After a landslide vote to repeal Ireland’s thirty-five-year constitutional ban on pregnancy terminations, all publicly funded hospitals in Ireland, including Catholic hospitals, will now be required to perform abortions.
Irish Prime Minister Leo Varadkar made the announcement during a June 12 speech to the Irish Parliament, stating,
Conscientious objection provisions will apply to individual doctors, nurses and midwives who do not want to participate in providing abortion services, but it will not be possible for publicly funded hospitals, no matter who their patron or owner is, to opt out of providing these necessary services, which will be legal in the state once the legislation is passed by the Dáil and the Seanad [the lower and upper house].
The government is presently drafting new legislation modeled after Ireland’s Protection of Life During Pregnancy Act of 2013, which legalized abortions in extreme medical circumstances and allowed individual medical professionals to opt out on religious grounds. But is this clause enough to satisfy the largely Catholic population of Ireland where the church is highly influential in state activities?
After achieving independence in the 1920s, Ireland outsourced public services that it couldn’t afford (like healthcare and education) to religious institutions, with lasting effects. Today, Catholic hospitals still greatly outnumber secular hospitals in the country, and as of 2016 nearly 97 percent of state-funded primary schools were under the control of the Catholic Church, which favors Catholics over non-Catholics in admissions.
But the tide is changing in Ireland. According to their 2016 census, the number of people who identify as Catholic is at a record low. In 2015 Ireland became the first Western country to legalize same-sex marriage. And earlier this month, the lower house of the Irish Parliament passed a school admissions bill that bars Catholic primary schools from discriminating in favor of children that have been baptized. Although the bill is criticized for not addressing the inherent religiosity of public schools, where nontheist children and children of other faiths are still subject to prayer, Catholic education, Mass, and preparations for Catholic rites during school hours.
As public opinion continues to shift in Ireland, tension is expected. Opponents of the new legislation are calling for the destruction of the institutions completely and for the Vatican to intervene, rather than provide women with adequate medical care. As of right now, it’s unclear what actions, if any, will be taken to protest Varadkar’s recent announcement.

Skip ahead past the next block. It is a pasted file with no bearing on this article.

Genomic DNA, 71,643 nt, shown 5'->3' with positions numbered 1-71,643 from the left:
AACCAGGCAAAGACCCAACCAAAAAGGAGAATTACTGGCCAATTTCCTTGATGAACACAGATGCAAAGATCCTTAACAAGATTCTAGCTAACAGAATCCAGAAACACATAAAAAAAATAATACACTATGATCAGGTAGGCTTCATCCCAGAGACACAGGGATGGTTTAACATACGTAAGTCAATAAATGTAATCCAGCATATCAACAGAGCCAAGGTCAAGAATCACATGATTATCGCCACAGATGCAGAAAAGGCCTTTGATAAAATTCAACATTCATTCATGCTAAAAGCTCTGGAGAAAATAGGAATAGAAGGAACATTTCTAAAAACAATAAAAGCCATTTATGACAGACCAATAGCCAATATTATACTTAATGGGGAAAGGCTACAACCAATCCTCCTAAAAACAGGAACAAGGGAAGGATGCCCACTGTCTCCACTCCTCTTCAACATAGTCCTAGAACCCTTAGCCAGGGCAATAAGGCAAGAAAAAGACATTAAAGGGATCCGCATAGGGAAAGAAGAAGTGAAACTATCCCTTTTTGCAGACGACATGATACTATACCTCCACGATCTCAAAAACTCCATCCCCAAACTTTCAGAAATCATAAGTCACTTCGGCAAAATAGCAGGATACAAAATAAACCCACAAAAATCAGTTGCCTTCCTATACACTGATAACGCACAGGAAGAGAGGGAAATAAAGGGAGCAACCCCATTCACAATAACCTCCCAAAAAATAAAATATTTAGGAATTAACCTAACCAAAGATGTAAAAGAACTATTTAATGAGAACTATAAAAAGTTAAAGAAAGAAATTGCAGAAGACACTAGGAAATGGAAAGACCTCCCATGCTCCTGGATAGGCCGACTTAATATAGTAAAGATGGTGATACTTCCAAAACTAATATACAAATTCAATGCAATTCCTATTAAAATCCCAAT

As headlines focus on progress in Ireland, we must be aware of the Catholic hospitals here in the United States, which can deny medical care outright. They operate based on a federally protected “conscience exemption” that states that a public health center cannot be made to “make its facilities available for the performance of any sterilization procedure or abortion if the performance of such procedure or abortion in such facilities is prohibited by the entity on the basis of religious beliefs or moral convictions.”
In 2009 the US Conference of Catholic Bishops issued a set of ethical and religious directives that govern Catholic hospitals, disallowing contraceptives, abortions, and sterilizations. By adhering to these guidelines, medical centers expose patients to unnecessary health risks and emotional trauma even when procedures are deemed medically necessary by doctors.
As in Ireland, Catholic hospitals in the United States are not easily avoided. They make up ten of the twenty-five largest healthcare networks, over a third of hospitals are Catholic in ten states, and one-third are based in rural areas. Faced with a lack of access to public transportation or an emergency requiring immediate attention, patients have no choice but to go to the nearest facility. And even when women do seek non-emergency OG/GYN medical treatment at Catholic hospitals, over one-third aren’t aware of the hospital’s religious affiliation.
When it comes to Catholic hospitals, many people are left with no choice but to seek services there even though these facilities oppose providing life-saving care when it conflicts with religious doctrine. Ireland has taken a great first step in ensuring that publicly funded healthcare centers cannot refuse medically necessary treatment on religious grounds, but is it enough given the context?